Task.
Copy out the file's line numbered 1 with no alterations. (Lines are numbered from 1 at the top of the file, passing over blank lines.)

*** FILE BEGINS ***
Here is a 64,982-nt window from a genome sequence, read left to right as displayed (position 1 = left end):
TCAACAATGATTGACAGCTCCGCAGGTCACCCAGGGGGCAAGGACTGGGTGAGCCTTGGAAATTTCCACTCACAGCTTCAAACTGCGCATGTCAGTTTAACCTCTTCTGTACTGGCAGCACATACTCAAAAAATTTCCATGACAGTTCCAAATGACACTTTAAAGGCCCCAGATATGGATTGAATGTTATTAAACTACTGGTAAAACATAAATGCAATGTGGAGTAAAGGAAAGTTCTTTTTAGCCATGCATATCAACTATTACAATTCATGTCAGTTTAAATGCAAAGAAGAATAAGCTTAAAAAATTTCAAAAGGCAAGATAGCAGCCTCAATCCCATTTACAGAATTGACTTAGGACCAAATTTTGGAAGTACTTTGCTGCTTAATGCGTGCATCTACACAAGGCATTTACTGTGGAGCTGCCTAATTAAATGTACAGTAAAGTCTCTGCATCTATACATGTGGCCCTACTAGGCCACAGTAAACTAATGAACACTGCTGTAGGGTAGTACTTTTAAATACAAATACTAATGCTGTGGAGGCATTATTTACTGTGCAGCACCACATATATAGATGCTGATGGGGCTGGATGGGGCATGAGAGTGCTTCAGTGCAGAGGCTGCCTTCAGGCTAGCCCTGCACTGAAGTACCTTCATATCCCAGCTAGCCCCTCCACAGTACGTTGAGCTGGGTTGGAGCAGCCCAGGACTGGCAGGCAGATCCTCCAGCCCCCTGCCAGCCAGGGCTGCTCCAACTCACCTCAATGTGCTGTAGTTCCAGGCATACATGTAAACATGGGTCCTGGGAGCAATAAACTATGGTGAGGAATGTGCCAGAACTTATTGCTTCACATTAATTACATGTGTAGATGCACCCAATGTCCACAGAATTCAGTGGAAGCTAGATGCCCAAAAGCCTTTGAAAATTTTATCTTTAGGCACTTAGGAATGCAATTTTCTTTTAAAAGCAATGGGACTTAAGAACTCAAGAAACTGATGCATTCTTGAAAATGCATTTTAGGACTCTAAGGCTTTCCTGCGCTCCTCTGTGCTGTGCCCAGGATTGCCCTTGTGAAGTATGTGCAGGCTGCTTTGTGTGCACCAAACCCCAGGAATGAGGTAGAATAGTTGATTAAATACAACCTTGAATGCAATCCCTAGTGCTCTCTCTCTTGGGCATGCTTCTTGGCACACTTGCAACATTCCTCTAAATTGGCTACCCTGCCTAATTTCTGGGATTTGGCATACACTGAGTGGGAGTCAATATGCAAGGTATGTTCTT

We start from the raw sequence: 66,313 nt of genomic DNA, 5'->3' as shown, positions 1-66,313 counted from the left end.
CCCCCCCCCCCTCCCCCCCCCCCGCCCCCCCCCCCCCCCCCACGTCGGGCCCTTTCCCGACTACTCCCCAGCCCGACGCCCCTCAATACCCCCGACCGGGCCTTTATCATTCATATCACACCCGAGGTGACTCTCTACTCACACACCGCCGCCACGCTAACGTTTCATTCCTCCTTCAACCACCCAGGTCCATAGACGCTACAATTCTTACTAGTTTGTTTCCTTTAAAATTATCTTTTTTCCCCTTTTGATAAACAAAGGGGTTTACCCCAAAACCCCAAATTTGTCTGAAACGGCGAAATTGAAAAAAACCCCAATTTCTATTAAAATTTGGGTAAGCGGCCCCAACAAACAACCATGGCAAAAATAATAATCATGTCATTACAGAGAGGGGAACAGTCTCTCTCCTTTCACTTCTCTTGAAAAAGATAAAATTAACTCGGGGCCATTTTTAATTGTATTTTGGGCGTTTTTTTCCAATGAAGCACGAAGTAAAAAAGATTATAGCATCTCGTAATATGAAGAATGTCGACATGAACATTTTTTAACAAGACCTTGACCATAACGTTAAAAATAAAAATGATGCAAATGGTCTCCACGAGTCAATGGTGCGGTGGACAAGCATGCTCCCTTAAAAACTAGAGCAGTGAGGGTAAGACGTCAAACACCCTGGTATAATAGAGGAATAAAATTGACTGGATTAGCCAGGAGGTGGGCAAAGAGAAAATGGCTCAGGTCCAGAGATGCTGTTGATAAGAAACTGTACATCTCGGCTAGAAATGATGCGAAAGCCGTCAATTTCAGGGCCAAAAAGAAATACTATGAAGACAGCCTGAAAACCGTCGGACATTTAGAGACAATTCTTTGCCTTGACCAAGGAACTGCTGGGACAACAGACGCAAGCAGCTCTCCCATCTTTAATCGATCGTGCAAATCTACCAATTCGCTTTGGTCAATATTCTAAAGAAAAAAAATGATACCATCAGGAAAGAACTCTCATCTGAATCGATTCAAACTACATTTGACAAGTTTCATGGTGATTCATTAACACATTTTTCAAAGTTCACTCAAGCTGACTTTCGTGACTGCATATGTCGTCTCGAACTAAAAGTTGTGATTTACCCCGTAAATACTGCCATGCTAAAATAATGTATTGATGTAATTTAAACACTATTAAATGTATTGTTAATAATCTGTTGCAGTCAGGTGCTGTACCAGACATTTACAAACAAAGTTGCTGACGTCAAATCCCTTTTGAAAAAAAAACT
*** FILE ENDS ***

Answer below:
Here is a 64,982-nt window from a genome sequence, read left to right as displayed (position 1 = left end):